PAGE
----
Web 2.0 as marketing hype may be dead, but its utility as a business strategy is just waking up.
Launch Pad rapid-fire demo session highlights six cool start-ups.
This year's Web 2.0 Summit is hardly limited to the Internet. In addition to Web startups, featured speakers are talking about what to expect next from Dell, Foursquare, and even Angry Birds.
Here are a few of the cooler, springtime shots CNET photographer James Martin got from in and around the Web 2.0 Expo in San Francisco this week.
As interest in the start-up world has grown and the attendance at many annual conferences has swelled, this one has stayed static. But here's why that might be a good thing--if the conference organizers know how to handle it.
Outlining what's next for the Web, designers and engineers talk about taking data to the cloud at this week's Web 2.0 conference in San Francisco.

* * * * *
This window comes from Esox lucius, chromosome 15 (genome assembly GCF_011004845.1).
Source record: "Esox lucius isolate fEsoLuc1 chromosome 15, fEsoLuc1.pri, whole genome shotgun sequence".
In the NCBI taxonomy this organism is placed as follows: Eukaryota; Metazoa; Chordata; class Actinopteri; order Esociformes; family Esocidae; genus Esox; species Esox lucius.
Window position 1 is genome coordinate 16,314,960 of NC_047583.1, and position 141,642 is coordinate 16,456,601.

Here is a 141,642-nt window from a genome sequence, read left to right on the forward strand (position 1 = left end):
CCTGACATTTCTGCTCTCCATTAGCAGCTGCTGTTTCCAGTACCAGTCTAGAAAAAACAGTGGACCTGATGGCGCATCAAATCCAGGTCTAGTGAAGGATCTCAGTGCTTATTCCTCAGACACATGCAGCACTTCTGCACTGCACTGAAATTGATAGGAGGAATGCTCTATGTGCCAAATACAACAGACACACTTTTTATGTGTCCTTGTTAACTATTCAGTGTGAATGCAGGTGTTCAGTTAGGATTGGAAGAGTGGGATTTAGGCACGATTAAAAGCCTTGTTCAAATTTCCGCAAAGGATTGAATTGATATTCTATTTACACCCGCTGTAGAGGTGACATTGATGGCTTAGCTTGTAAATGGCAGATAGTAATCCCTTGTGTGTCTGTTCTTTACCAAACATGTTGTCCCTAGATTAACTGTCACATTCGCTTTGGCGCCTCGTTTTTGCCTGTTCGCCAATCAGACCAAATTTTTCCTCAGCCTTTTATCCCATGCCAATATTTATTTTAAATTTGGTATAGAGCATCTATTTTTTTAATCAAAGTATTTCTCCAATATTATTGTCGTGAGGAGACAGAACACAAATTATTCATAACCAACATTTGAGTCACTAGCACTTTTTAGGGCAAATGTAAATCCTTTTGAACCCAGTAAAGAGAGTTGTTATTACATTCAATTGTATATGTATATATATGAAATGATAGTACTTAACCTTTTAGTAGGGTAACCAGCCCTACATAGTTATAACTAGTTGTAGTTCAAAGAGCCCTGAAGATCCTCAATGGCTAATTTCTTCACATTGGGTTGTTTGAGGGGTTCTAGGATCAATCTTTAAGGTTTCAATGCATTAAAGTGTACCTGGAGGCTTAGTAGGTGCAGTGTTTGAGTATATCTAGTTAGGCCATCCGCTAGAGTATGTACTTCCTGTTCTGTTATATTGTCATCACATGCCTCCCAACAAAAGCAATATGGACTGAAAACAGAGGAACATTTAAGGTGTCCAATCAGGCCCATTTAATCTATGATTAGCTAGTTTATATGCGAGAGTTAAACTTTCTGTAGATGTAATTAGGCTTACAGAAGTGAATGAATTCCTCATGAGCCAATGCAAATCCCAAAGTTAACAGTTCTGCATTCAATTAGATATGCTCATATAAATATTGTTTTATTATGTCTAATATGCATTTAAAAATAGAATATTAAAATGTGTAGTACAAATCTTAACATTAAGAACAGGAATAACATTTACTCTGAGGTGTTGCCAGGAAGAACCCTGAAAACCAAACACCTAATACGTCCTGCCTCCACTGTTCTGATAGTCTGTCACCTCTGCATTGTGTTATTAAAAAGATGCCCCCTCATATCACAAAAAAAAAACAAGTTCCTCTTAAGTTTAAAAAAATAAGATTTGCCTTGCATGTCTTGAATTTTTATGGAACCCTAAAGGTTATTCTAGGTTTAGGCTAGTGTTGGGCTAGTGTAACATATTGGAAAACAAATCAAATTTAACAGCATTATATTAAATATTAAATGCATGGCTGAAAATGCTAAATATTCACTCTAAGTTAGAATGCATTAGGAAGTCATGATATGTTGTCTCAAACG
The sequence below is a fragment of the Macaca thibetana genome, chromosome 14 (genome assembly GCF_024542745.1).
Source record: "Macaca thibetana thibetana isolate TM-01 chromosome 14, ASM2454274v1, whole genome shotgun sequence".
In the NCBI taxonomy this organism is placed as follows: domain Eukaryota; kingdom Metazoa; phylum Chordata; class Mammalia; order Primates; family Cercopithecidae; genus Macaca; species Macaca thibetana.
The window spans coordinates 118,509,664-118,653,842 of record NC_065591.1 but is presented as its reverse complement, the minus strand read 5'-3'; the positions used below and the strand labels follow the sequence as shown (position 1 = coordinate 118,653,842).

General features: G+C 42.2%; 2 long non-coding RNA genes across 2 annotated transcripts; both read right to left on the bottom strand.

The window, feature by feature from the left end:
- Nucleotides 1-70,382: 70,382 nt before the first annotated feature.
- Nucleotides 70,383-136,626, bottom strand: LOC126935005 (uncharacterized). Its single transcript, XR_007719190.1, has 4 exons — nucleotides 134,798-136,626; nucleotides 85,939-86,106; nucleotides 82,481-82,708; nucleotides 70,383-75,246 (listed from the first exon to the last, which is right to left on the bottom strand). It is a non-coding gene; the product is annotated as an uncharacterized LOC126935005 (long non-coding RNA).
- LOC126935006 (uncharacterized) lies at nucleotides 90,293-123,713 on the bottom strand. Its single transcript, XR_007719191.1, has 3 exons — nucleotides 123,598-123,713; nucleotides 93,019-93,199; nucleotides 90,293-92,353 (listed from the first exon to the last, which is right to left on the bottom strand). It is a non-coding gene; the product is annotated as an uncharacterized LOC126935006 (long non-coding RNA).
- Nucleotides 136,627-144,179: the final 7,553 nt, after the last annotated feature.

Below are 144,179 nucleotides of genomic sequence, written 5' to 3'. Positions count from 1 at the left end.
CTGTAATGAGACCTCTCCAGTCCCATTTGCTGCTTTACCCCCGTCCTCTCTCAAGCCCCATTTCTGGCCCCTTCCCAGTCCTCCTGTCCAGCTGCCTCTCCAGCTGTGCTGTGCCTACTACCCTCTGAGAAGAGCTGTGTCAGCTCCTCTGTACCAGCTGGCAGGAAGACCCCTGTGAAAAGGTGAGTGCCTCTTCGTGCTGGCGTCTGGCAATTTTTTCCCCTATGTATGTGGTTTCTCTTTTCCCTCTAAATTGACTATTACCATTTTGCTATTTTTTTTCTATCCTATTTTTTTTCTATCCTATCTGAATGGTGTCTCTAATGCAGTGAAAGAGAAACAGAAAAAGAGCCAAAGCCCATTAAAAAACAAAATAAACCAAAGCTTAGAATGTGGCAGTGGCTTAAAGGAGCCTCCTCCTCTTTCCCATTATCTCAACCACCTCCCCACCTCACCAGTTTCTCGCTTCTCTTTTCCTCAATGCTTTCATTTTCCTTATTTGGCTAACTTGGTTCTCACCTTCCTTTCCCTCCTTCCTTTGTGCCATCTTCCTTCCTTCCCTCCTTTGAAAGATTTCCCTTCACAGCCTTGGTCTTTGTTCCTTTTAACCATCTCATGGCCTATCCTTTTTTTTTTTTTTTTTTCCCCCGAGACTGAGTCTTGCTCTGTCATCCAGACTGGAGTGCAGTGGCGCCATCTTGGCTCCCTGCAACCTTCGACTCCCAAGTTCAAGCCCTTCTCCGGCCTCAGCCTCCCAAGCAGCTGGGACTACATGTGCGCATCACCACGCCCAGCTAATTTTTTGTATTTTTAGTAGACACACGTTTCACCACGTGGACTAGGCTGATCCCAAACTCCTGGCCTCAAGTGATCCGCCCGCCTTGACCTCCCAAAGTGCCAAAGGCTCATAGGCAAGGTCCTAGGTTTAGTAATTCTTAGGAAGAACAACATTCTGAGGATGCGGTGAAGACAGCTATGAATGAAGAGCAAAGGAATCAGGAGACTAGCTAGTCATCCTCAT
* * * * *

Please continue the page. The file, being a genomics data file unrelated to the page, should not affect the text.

The Web 2.0 Summit conference in San Francisco made plenty of attendees and speakers nervous about the level of ill will in the Valley these days. But here's a thought: Isn't that just business?
Business leaders surveyed for a study by security software maker McAfee see financial value in social media and other Web 2.0 technologies but are concerned about the security threats they pose.
The San Francisco confab seeks to find out where the Web is going, and how it will get there. Here are some scenes from the ongoing event.
At the annual O'Reilly Media event, tech industry leaders hinted not-so-subtly that they're ready to get back to business instead of contemplate the realities of a bad economy.